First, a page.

#123movies #fmovies #putlocker #gomovies #solarmovie #soap2day Watch Full Movie Online Free – Two faiths, two empires, two rulers – colliding in 1588. Papist Spain wants to bring down the heretic Elizabeth. Philip is building an armada but needs a rationale to attack. With covert intrigue, Spain sets a trap for the Queen and her principal secretary, Walsingham, using as a pawn Elizabeth’s cousin Mary Stuart, who’s under house arrest in the North. The trap springs, and the armada sets sail, to rendezvous with French ground forces and to attack. During these months, the Virgin Queen falls in love with Walter Raleigh, keeping him close to court and away from the sea and America. Is treachery or heroism at his heart? Does loneliness await her passionate majesty?
Plot: When Queen Elizabeth’s reign is threatened by ruthless familial betrayal and Spain’s invading army, she and her shrewd adviser must act to safeguard the lives of her people.
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|6.8/10 Votes: 67,902|
|6.6 Votes: 889 Popularity: 12.58|
A Huge Opportunity for Greatness is Missed
With a dream cast, a fascinating subject, and a budget larger than a pirate’s booty, this film could have been great. But the chance is missed.
(Pros:) The cast is definitely the film’s biggest asset. Cate Blanchett is incredibly brilliant even at times that the script fails to provide her with a worthy line. Her powerful performance is utterly captivating. Clive Owen’s Walter Raleigh is as dashing as a man can be. As the man who charmed the Queen out of her heart and wits and dared to tell her not to act like a fool, Owen’s Raleigh is daring at times, vulnerable at others, but always compelling and spectacular. Geoffrey Rush makes the best out of the very little that he’s given to work with and Abbie Cornish and Samantha Morton are each great in their parts.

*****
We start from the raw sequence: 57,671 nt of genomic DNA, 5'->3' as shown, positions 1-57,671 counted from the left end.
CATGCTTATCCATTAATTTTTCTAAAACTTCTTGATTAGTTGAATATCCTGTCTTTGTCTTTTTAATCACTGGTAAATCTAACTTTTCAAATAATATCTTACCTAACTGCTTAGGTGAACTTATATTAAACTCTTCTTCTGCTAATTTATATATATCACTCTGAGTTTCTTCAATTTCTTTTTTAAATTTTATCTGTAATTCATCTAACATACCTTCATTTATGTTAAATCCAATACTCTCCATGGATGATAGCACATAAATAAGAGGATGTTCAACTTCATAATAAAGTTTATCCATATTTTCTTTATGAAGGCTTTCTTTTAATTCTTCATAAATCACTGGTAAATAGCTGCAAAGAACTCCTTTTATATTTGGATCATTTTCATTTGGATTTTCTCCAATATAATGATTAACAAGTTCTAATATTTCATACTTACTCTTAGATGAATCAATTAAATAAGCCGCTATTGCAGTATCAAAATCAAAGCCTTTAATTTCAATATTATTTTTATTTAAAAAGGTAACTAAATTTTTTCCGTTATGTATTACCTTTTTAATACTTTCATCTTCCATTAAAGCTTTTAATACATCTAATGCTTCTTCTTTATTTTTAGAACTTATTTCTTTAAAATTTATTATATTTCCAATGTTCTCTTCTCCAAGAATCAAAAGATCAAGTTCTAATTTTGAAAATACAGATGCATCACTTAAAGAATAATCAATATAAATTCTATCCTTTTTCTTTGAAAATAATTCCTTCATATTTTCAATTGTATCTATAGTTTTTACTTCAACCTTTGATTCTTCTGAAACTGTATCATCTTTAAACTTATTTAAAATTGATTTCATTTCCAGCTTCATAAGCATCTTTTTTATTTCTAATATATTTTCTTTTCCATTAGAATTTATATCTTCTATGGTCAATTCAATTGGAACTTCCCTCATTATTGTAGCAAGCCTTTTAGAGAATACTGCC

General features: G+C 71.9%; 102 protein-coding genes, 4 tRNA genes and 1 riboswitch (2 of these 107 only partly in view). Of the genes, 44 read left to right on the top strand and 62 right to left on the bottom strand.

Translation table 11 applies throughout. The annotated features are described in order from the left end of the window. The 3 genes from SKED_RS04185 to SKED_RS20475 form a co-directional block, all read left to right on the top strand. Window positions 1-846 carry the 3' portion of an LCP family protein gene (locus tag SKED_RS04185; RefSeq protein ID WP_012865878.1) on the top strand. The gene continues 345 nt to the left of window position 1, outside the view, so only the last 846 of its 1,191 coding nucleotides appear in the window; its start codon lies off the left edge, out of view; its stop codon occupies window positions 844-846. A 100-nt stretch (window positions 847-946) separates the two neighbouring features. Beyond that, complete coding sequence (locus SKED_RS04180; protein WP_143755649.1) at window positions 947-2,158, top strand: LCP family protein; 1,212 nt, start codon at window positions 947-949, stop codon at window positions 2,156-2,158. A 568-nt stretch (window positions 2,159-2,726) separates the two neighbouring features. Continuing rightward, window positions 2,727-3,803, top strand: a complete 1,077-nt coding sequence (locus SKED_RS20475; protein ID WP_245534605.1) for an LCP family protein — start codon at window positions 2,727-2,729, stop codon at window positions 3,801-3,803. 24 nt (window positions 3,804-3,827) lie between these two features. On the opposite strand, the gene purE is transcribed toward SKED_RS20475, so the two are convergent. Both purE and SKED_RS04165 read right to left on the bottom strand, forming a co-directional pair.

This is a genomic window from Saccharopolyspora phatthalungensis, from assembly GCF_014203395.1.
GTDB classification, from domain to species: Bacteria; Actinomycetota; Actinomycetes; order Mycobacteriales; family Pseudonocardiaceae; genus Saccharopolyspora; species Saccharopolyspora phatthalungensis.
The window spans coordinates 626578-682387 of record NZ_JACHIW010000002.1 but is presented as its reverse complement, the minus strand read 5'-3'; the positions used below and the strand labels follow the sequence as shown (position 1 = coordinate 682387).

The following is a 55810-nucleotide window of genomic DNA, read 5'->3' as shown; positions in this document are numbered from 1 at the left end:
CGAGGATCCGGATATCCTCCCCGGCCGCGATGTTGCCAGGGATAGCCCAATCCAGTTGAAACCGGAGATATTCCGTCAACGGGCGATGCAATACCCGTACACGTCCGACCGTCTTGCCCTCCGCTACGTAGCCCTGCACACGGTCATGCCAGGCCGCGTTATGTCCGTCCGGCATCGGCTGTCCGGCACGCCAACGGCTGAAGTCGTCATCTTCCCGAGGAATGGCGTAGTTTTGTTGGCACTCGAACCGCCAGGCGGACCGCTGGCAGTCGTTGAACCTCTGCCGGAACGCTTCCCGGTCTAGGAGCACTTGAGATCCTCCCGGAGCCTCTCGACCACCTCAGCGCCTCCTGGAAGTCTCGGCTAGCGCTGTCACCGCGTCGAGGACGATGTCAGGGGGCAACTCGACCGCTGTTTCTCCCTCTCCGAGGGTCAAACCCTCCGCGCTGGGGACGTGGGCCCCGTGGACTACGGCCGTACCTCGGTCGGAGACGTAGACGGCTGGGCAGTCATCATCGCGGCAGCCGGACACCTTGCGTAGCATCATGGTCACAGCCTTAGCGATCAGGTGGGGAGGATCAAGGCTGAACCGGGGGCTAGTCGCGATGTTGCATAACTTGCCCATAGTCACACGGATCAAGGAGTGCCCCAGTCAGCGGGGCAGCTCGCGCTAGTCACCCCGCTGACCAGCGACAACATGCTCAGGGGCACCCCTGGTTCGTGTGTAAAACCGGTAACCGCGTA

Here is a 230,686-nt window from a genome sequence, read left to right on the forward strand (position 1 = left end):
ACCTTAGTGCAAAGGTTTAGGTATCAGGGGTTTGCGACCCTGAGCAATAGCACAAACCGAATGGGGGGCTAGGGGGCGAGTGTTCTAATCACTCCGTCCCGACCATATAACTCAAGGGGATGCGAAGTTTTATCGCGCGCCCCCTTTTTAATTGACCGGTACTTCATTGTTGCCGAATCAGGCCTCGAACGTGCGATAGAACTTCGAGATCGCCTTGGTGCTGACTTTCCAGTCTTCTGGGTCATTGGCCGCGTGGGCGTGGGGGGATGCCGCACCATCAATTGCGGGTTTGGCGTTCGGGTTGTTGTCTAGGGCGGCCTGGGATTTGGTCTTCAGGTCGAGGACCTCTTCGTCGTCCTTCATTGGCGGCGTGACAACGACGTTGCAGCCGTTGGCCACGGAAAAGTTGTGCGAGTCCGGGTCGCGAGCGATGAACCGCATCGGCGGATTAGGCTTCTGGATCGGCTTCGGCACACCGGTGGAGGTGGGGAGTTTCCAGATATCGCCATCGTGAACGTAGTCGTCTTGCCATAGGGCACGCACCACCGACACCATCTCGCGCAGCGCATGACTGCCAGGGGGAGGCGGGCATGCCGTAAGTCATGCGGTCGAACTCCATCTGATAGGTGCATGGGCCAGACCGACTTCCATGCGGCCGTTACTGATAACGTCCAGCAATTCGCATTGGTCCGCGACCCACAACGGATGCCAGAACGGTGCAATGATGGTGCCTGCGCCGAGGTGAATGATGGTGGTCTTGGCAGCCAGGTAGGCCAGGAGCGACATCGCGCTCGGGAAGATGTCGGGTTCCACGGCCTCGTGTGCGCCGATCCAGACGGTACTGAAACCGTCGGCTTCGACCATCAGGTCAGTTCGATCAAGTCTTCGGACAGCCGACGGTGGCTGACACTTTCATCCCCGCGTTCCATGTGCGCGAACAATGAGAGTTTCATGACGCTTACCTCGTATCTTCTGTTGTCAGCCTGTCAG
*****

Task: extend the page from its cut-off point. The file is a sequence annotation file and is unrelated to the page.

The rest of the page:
It’s also worth a mention that the costumes and the locations are spectacular, paired with a few moments of good story-telling (only if those moments would last all through the film) they make a few absolutely extraordinary scenes. Another great characteristic of this film is it’s subtlety, the emotions that are there yet not talked about, the wishes, feelings, disappointments, desires, and fears that are only hinted are the best parts of an otherwise disappointing story-telling.
(Cons:) Sloppy editing, campy scenes, and poor writing are what mostly hurts the film. Unfortunately the film’s precious time is spent on side-stories that could have easily been discarded, and consequentially, not enough time is spent on the development of the main story. Everything that happens after Sir Walter meets Elizabeth seems forced. Vague at times, the film seems to be in rush to hit certain notes at certain times. Elizabeth meets Walter and a few lines later she’s mad about him, so is Bess and so on. The audience is not given the chance to feel or take in what’s really happening, not even enough time to get to know the characters let alone feel what they are going through. At times, it seemed as though many of the scenes were cut short in the editing room and had lost their essence in the process. (If that’s the case, lets hope the DVD includes the director’s cut.)
The film could have benefited from more climax and action (the battle is barely touched), (other than a few great scenes) most of the story is told through conversations in closed areas. More than anything, the writers leaned on poetic lines to deliver their story. Also, for all it’s subtlety, the film takes sides so obviously that it hurts any chances it had at reaching some level of realism or fairness. For instance, not only Phillip of Spain is utterly evil, he’s one ridiculous, petty, dim character.